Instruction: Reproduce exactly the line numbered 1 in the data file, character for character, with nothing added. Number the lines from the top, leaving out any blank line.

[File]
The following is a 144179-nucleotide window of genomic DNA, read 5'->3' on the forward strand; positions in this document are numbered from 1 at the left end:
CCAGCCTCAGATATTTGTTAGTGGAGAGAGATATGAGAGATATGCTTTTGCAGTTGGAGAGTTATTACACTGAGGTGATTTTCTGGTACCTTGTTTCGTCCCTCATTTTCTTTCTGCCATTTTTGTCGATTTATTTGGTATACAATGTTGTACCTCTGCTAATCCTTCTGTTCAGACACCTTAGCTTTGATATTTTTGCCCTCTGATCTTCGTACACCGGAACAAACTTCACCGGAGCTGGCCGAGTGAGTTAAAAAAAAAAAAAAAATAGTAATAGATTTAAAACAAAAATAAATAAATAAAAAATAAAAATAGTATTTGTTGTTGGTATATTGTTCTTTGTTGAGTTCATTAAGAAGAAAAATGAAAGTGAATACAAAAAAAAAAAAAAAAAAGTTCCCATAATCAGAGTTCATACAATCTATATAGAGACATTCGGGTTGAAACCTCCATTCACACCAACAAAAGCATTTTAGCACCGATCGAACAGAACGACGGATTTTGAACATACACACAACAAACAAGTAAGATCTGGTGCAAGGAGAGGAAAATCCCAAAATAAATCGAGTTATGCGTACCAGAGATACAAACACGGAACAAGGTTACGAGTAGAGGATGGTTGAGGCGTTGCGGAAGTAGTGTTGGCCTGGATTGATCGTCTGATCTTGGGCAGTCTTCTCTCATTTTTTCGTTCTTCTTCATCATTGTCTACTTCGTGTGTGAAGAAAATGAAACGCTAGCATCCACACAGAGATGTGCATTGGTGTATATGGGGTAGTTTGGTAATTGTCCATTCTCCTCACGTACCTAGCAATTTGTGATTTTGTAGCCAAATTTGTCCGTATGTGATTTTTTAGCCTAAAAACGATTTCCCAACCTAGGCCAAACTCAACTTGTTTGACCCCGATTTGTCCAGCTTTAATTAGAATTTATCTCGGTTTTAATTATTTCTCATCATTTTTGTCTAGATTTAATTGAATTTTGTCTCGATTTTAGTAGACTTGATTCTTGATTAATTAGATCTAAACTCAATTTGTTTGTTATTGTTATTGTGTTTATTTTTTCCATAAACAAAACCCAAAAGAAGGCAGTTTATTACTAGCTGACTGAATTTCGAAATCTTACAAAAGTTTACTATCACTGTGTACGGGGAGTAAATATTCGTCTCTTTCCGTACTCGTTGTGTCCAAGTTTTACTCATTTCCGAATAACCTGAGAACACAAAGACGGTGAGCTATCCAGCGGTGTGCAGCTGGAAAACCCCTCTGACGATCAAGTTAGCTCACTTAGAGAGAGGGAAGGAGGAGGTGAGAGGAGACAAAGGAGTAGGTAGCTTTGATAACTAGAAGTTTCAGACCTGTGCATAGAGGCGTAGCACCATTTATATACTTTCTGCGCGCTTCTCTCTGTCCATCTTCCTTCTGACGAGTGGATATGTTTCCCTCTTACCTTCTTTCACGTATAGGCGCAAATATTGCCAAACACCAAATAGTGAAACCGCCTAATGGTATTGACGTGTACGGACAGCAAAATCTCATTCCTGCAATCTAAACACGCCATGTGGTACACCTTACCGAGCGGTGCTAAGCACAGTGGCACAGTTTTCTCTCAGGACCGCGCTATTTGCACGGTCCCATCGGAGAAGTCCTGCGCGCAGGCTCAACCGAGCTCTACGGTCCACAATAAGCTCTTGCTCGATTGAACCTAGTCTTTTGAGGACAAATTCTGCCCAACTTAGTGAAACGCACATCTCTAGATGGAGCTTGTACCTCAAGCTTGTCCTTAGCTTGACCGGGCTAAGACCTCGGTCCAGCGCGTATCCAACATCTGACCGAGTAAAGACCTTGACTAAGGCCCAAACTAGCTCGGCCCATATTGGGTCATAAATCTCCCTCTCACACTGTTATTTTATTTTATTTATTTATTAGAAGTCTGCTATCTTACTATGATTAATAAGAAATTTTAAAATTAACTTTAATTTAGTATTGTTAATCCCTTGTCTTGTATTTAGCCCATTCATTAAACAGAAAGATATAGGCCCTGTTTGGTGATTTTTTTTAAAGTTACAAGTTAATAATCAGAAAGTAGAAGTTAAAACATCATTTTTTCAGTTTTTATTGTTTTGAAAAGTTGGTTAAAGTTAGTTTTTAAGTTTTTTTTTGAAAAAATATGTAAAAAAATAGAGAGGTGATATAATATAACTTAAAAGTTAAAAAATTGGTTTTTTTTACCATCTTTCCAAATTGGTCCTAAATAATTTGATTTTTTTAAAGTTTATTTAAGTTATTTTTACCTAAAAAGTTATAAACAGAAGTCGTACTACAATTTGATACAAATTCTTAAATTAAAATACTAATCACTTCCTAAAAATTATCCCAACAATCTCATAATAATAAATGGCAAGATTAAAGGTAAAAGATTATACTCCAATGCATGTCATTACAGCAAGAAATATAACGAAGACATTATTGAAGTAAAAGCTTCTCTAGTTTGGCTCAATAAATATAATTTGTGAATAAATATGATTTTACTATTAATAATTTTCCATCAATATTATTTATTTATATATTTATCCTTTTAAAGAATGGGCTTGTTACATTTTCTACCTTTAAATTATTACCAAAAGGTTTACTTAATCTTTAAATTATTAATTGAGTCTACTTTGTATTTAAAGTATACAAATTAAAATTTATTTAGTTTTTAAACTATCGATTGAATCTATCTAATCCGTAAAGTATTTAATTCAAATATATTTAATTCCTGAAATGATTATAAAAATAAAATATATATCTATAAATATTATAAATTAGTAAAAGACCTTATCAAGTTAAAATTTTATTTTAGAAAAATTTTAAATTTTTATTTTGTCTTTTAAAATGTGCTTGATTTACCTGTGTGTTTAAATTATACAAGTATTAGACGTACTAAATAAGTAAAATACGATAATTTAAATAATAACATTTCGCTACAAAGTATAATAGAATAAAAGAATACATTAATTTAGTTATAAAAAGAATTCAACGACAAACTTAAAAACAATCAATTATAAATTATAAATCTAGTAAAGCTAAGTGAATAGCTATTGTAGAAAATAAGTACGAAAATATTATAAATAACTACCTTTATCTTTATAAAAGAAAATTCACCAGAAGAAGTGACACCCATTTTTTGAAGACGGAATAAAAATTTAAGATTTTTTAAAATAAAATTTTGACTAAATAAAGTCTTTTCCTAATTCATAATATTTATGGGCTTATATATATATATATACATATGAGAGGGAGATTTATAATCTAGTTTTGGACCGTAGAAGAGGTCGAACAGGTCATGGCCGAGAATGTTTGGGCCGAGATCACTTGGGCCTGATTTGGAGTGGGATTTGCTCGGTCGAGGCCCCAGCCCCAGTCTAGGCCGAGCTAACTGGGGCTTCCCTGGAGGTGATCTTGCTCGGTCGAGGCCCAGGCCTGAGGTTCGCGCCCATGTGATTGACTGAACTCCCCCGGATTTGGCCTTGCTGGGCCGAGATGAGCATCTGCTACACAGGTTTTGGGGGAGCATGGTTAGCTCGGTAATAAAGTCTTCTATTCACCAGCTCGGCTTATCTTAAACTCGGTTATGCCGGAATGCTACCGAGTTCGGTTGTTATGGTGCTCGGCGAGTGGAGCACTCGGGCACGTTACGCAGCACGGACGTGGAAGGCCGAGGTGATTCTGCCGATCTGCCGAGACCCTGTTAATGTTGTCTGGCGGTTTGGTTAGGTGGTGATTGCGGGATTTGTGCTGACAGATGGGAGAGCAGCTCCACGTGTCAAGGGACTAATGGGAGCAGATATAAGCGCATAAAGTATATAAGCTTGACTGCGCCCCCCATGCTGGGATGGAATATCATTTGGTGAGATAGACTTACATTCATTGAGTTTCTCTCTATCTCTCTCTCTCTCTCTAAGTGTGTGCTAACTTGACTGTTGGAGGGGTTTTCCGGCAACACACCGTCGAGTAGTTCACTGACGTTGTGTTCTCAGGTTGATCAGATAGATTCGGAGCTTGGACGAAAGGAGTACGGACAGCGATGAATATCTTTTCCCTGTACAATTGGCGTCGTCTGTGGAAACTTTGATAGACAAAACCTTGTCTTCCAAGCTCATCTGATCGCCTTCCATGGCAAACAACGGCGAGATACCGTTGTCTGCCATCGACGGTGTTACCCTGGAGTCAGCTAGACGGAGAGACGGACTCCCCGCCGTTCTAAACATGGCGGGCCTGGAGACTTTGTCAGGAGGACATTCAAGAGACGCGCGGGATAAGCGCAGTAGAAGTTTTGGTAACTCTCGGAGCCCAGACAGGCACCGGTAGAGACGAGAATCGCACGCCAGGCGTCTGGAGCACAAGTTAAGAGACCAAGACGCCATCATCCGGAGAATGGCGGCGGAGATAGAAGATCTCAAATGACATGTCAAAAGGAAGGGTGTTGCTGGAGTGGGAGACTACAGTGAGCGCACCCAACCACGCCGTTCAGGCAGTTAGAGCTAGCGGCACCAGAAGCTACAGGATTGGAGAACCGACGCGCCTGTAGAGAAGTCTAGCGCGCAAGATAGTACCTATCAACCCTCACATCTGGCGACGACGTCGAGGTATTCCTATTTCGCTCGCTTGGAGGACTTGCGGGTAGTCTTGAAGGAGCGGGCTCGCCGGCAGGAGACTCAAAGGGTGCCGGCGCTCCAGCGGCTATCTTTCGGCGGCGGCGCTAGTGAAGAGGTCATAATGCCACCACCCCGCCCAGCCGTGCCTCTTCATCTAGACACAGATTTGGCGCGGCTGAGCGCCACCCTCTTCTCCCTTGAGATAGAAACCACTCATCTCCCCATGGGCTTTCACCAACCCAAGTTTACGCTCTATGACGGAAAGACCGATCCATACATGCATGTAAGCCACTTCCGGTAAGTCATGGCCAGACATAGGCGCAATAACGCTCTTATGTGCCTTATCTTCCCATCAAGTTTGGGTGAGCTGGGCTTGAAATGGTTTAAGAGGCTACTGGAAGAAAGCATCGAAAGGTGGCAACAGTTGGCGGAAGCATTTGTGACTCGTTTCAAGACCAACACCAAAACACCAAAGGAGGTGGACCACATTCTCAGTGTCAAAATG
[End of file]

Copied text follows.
The following is a 144179-nucleotide window of genomic DNA, read 5'->3' on the forward strand; positions in this document are numbered from 1 at the left end: